You know what they say: “Nothing lasts forever.” Few industries adhere to this statement like the tech industry does.
Recently, we noted the April 2023 end of life for Windows Exchange Server 2013. Although a bit further out, Windows Server 2012 and 2012 R2 will reach their extended end date in October 2023.
Microsoft offers a variety of options for upgrading, along with replacement versions for the OS. However, the number of critical business services run on Windows servers complicates the migration process.
To ensure a smooth transition, you and your IT managers should start preparing now.
Let’s take a look at what this all means for you and your business, and how to prepare.
Windows Server 2012 End Date Details
The mainstream end date for Windows Server 2012 and 2012 R2 occurred October 9, 2018, with the extended end date of October 10th 2023.
If you’re determined to retain your current versions as long as possible, extended security updates can be purchased for 1-3 years for customers with Software Assurance. This will occur under an Enterprise Agreement, at 75-125% of the original license cost.
Microsoft also supports migrating 2012/2012 R2 servers to Azure. Additionally, Microsoft will waive the charges for extended security updates.
However, upgraded versions of Windows Server won’t support some 2012 or 2012 R2 features. As a result, IT managers need to review the removed or deprecated features.
From there, you’ll need to determine how the removal of these Windows Server 2012 features will affect your business.
If you don’t want to move to the cloud or pay extra fees, now’s the time to select your next Windows Server Version for an upgrade.
Windows Server Migration Options
The usual options for upgrades include clean installs, Cluster Operating System (Cluster OS) rolling upgrades, migration, and in-place upgrades. Each method comes with advantages, disadvantages, and costs.
Microsoft portrays clean installs as the simplest way to install Windows Server. However, this can be the most disruptive to many businesses, since services supported by that specific server will be unavailable for the duration of the upgrade.
This method will be least disruptive on unused backup or fail-over servers. But, even in this scenario, it puts the resiliency of your organization at risk.
Cluster OS rolling upgrades apply to organizations running Hyper-V virtual machines and Scale-out File Server workloads on clustered server hardware. The cluster can be operated continuously through multiple upgrades, with the critical business processes run within containers.
Although Cluster OS upgrades are the least disruptive, they require cluster architecture to be in place. Unless your organization already operates, or plans to operate, a cluster configuration, this option remains too complex and expensive to develop.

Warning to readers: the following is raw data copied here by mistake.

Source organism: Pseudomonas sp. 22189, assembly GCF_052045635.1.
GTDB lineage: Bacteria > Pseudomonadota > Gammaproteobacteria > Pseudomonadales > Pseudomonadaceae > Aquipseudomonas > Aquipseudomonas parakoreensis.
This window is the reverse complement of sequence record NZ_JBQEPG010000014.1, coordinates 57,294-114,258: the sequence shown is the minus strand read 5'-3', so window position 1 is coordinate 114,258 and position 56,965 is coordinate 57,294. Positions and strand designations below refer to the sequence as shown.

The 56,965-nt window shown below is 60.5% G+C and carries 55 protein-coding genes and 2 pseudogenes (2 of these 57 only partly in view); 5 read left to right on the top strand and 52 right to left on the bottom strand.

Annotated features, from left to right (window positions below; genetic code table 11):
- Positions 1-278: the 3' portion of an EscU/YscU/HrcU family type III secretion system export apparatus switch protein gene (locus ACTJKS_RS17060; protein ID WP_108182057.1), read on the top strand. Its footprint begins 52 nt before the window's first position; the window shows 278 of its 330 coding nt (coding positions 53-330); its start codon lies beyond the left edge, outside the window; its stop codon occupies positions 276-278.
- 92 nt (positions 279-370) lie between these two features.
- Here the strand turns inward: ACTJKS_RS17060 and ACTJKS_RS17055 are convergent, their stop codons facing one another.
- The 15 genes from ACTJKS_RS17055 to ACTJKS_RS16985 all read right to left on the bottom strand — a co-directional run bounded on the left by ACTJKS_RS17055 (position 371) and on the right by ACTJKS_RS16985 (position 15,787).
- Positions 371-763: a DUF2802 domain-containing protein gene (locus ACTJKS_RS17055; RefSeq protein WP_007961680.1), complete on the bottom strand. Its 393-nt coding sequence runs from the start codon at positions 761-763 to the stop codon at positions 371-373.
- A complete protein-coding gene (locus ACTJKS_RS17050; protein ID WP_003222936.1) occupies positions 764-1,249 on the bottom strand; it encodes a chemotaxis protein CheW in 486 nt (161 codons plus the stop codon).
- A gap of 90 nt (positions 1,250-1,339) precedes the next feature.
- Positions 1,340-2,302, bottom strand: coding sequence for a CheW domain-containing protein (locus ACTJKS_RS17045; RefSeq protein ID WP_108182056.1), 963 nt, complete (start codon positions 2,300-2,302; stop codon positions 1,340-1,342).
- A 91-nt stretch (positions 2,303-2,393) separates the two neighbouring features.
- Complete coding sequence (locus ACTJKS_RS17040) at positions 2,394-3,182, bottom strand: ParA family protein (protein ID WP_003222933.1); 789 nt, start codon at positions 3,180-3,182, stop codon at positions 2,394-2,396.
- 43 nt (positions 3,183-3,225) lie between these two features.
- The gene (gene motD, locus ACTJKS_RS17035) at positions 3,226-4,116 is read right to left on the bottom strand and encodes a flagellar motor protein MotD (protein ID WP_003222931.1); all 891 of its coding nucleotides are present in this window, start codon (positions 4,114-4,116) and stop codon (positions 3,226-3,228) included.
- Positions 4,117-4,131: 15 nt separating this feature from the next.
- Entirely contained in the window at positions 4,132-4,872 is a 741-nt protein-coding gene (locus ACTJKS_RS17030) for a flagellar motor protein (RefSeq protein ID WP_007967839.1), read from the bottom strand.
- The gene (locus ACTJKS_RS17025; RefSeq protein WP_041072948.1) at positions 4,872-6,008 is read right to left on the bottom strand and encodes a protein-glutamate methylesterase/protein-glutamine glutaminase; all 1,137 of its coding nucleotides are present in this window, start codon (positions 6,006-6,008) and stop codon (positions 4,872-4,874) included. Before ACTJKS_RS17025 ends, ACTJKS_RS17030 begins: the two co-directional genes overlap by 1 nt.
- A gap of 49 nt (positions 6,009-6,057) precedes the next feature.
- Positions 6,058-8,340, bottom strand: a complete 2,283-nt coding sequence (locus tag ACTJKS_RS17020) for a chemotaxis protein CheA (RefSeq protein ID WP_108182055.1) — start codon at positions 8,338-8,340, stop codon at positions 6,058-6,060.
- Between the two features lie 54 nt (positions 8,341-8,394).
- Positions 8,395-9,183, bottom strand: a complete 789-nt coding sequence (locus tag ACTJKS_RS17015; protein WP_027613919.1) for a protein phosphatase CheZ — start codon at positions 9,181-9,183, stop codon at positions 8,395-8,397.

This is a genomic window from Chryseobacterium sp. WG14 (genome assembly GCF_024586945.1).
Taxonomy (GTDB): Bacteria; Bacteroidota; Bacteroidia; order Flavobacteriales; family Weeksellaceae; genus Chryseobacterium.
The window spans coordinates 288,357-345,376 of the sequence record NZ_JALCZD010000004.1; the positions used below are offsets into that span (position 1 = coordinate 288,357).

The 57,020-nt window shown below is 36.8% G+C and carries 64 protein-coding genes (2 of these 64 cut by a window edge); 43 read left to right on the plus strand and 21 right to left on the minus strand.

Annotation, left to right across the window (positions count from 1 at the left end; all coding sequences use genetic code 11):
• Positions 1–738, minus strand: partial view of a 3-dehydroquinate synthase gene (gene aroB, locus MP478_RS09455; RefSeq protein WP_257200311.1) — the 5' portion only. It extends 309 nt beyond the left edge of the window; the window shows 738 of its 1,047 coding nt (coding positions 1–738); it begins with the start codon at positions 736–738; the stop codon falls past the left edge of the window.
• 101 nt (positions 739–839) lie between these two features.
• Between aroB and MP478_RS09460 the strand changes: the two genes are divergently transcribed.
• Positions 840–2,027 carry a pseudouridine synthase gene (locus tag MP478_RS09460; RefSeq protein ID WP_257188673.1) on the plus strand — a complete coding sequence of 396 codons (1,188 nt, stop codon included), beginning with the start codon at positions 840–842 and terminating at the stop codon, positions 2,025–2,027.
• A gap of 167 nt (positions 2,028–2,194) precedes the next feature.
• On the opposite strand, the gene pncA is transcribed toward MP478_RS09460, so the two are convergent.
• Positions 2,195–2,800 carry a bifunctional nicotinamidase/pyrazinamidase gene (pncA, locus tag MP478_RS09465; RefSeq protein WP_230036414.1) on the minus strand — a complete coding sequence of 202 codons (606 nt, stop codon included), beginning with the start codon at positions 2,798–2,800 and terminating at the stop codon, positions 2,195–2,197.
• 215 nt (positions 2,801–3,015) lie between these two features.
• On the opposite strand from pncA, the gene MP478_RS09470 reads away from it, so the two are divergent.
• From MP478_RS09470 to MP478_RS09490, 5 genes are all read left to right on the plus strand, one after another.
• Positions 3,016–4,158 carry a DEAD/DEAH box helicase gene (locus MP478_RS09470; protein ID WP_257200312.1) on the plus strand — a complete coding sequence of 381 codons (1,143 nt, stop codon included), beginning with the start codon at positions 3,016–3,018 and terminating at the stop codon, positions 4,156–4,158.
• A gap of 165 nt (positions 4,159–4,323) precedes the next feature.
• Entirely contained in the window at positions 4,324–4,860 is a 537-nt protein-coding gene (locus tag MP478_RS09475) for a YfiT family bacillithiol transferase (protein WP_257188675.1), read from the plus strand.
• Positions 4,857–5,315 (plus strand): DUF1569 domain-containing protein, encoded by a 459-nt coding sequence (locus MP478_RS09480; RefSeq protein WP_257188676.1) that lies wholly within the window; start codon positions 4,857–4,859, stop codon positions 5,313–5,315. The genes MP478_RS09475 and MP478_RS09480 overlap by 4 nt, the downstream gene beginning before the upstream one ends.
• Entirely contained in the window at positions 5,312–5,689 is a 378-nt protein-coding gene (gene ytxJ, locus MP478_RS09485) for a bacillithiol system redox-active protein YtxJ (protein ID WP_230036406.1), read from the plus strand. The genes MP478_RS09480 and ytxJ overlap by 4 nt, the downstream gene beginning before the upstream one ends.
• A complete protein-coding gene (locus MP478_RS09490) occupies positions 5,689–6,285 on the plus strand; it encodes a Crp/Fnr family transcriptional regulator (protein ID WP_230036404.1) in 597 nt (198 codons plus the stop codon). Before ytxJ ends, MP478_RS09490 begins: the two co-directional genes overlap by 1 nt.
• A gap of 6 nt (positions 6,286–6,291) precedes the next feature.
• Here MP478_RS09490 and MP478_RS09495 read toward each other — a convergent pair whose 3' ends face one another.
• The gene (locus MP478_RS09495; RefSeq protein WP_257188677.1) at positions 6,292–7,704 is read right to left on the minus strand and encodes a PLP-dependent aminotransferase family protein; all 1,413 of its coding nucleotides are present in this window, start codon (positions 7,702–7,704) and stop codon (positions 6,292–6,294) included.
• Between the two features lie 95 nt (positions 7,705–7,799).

For the third option, you can perform in-place upgrades without additional hardware, and retain settings, data, server roles and features of the original OS.
Some IT managers prefer to use this method to minimize server setup after the upgrade. But, this method also comes with several drawbacks.
First, there are limited pathways for upgrade between Windows Server OS versions:
- Windows Server 2012 – Upgrade to Windows Server 2012 R2 or 2016 Only
- Windows Server 2012 R2 – Upgrade to Windows Server 2016 or 2019 Only
- Windows Server 2016 – Upgrade to Windows Server 2019 or 2022
This means if you’re running 2012 or 2012 R2, but want to upgrade to the newest Windows Server 2022, you must perform two separate upgrades.
Second, the hardware requirements and drivers may be different for upgraded versions of Windows Server. When planning for the migration, you not only need to perform thorough backups, you also need to verify each hardware component is sufficient for the upgrade and will work for the newer version.
Microsoft notes that in-place upgrades work best on virtual machines that don’t need to worry about drivers for specific OEM hardware.
Which is the Best Upgrade Path for You?
Determining the best upgrade method and the best version of Windows Server requires significant knowledge of both your business and the various versions available.
For example, an upgrade to Windows Server 2016 will be short-lived, because it will lose support in 2027. But, for some organizations, a short-term upgrade to 2016, or migration to Azure, might make sense.
Windows 2019 and Windows 2022 contain many upgraded security, management, and cloud-friendly features which enable more modern infrastructure options. However, you’ll also need to have the personnel, hardware, and strategies available to take advantage of such features.
As you can see, there’s simply not a one-size-fits-all solution.
Leaning on expert assistance can help you to truly understand your options, plan effective transitions, and minimize costly business disruptions.
Ideal Integrations, along with the added support of Blue Bastion Cyber Security, can help. Simply contact us at 412-349-6680, or fill out the form below, and our experts will provide a no-obligation consultation regarding best practices and next steps that suit your needs.